Pirelli changes hard tyre compound amid lobbying

A Red Bull mechanics sits among the now outdated hard (orange) and medium compound tyres in Bahrain

A Red Bull mechanics sits among the now outdated hard (orange) and medium compound tyres in Bahrain

Pirelli has confirmed that it will only make a minor change to its hard compound tyre after a mid-week meeting between company chiefs regarding its range of 2013 specification Formula 1 rubber.

Grand Prix racing has continued to be dominated by tyres this season thanks to the Italian company’s aggressive selection of compounds.

While Red Bull Racing is understood to have pushed hard for major changes to be made to the compound range, the Super Soft, Soft and Medium will remain unaltered.

“After evaluating tyre performance over the balance of the first four races, we took the decision – in consultation with all of the teams – to change the hard compound from Spain onwards, as we did in Barcelona two years ago when we also introduced a new hard tyre for the rest of the season,” explained Pirelli’s motorsport director Paul Hembrey in a statement.

“This latest version of the hard compound is much closer to the 2012 tyre, with the aim of giving the teams more opportunity to run a wider range of strategies in combination with the other compounds, which remain unchanged.”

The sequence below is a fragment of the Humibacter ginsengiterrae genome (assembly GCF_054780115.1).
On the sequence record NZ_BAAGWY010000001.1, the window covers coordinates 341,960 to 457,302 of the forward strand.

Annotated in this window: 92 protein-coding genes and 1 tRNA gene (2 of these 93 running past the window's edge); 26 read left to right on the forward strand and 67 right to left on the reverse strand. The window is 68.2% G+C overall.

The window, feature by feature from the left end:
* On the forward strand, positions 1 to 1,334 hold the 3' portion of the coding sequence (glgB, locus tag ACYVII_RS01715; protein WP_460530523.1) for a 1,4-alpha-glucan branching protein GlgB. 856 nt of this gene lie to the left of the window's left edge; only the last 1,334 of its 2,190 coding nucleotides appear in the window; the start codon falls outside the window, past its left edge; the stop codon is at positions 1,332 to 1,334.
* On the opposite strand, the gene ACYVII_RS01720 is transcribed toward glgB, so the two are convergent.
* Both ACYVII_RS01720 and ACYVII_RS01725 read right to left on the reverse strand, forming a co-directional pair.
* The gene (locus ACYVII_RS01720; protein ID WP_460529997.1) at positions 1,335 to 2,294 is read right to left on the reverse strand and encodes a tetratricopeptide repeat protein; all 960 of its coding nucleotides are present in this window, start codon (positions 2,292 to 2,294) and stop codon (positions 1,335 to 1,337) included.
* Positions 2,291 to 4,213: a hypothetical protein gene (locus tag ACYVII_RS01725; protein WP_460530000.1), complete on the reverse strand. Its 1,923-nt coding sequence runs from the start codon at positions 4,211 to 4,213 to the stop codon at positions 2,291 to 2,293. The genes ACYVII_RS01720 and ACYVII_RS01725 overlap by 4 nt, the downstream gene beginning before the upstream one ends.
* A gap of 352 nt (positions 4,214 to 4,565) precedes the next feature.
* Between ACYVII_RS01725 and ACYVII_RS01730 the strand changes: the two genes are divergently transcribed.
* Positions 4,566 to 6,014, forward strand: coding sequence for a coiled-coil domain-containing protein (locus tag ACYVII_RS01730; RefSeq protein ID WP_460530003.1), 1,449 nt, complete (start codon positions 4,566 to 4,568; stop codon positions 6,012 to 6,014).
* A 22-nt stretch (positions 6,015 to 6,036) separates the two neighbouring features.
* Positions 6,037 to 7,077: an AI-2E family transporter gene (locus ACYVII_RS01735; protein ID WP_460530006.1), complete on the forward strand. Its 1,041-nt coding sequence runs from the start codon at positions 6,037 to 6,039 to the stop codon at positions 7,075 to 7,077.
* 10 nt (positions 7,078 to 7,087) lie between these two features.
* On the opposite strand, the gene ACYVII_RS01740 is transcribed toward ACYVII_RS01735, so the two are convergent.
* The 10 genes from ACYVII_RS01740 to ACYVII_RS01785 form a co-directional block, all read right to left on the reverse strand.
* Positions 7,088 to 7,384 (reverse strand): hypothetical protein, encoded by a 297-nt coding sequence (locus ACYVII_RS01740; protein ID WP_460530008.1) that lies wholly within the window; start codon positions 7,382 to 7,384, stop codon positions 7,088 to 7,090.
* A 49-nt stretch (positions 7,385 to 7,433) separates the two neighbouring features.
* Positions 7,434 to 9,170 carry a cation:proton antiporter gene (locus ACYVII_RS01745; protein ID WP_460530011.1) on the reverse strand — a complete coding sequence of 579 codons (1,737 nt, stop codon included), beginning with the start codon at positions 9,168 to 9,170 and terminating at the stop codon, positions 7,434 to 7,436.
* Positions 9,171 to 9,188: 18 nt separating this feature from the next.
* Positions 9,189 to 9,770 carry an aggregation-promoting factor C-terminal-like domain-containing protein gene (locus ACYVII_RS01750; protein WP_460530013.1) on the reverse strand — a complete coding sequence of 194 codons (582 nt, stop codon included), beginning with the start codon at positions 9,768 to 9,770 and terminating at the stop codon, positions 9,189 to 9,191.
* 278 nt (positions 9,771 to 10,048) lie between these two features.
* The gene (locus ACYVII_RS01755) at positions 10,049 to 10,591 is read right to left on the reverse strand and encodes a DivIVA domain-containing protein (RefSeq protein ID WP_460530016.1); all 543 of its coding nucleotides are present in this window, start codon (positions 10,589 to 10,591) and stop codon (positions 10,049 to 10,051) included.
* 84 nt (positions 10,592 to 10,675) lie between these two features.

Pirelli caused headlines when it made a late call to replace the Soft with the Medium as its option tyre for the recent Bahrain Grand Prix, but later denied that it had been a knee-jerk reaction to what had been a particularly chaotic Chinese Grand Prix the previous weekend.

Australian Mark Webber had been one of many leading Formula 1 figures to bemoan the rubber in the Shanghai paddock, claiming that Pirelli’s tyres had made Formula 1 “a bit like WWF” wrestling.

The company has meanwhile confirmed its compound selections for the upcoming races in Spain (Medium and Hard), Monaco (Supersoft and Soft) and Canada (Supersoft and Medium).

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